• An upper class consisting of multiple elites. Membership in one elite may or may not connote membership in another. Extreme wealth, a notable name or accomplishment, or celebrity will usually bring an individual into this class, although most enjoy membership as a legacy of inherited wealth or familial prominence. The American upper class sustains itself, and secures continued advantage, through social connections and networking rather than hard work. However, there is debate as to what portion of the upper class attains position through social means and what portion earns it through work. Since there is almost no downward mobility for the upper class, work is not necessary for a person to maintain upper-class status, but many do work hard, in business or for charitable causes, of their own volition (see: noblesse oblige). Therefore the stereotype of upper-class people as lazy is not categorically true. The lack of downward mobility for the "entrenched" elites does not imply that class barriers are bidirectionally rigid: upward mobility into the upper-class is rare but possible (though usually contingent upon the approval of other upper-class individuals, such as donors to political campaigns or providers of media access.) For example, Bill Clinton and Andrew Carnegie are examples of Americans who started out in poverty, yet rose to upper-class status. Bill Gates, now the richest man alive, was born into an upper-middle class background.
  • A middle class divided into three subcategories:
    • A largely professional upper-middle class. Individuals within this class rarely have the elite social privileges lavished upon the upper-class, but normally have access to high-quality education. Individuals within this class typically make between $75,000 and $200,000 per year, though individuals with smaller incomes but valuable cultural capital (such as graduate and professional students) are sometimes included, as would be a well-to-do "stay-at-home" homemaker who declines occupational work by choice. Since class has as much to do with occupational prestige and lifestyle as with salary, highly-compensated blue collar workers are usually not considered "upper-middle class".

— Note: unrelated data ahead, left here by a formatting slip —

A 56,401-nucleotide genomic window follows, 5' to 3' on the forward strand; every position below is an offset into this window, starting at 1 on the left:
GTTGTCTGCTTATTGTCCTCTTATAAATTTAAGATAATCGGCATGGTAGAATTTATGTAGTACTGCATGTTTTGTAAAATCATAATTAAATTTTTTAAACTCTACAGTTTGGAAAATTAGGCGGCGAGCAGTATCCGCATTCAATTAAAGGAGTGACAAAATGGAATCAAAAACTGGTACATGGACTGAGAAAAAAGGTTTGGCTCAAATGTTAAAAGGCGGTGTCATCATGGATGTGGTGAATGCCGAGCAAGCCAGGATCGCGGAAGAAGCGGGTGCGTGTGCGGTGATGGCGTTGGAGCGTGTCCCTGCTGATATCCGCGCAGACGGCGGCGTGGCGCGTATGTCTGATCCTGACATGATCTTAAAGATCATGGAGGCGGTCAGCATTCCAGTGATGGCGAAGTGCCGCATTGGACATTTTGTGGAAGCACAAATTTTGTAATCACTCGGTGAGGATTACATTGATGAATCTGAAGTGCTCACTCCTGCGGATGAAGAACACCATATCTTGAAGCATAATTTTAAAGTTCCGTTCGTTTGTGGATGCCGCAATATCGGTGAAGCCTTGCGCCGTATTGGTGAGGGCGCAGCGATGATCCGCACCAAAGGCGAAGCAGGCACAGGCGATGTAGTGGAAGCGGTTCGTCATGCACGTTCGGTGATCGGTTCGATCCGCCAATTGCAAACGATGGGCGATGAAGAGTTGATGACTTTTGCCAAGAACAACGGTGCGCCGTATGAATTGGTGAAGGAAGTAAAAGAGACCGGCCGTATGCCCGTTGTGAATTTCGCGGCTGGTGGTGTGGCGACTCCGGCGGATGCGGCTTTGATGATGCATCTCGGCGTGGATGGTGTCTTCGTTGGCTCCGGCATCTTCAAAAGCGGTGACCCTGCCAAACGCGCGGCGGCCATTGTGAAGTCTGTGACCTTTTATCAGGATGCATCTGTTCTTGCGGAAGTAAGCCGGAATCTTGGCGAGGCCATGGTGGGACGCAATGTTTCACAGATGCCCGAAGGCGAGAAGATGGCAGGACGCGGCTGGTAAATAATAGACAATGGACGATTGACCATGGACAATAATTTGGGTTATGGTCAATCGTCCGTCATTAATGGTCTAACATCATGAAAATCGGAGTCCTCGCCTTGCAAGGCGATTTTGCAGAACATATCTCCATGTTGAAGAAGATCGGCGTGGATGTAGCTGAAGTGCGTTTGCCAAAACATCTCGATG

• A "middle-middle" class that, some evidence indicates, is decreasing in number. Corporate downsizing and the loss of manufacturing jobs has eliminated many of the skilled unionized jobs that provide membership within this class. As a result, many individuals within this group have drifted either into more skilled work, in the professional sectors (upper-middle class) or have fallen downward into the service sectors (lower-middle class). The state of the economy at a given time depends which trend is more prevalent; during strong economies, laid-off people are more likely to be better- than worse-off in subsequent jobs. During weak economies, the opposite is true.
    • A lower-middle class, or "working poor". These individuals usually have very limited personal capital, and their occupational and educational skills are normally restricted to one type of work. Largely working in semi-skilled or unskilled service jobs, individuals within this social class often face varying hours, unpleasant occupational environments, and impersonal supervisors. Without higher education, they have very little social mobility— about 1/3 as much as those in Scandinavian social democracies like Sweden. By global standards, some of these individuals might be considered materially privileged, but they suffer from the same subjective ailments (low self-esteem, stress and high depression rates) experienced by the poor of other societies. The Paradox of Choice: Why More is Less, by Barry Schwartz, might explain this: material plenty has only a small effect of subjective happiness, while perceived low status leads frequently to a higher likelihood of depression, anxiety, poor self-image, and bad health. (However, these ailments affect some individuals in every social class, and therefore in many cases cannot be attributed to sociological causes.)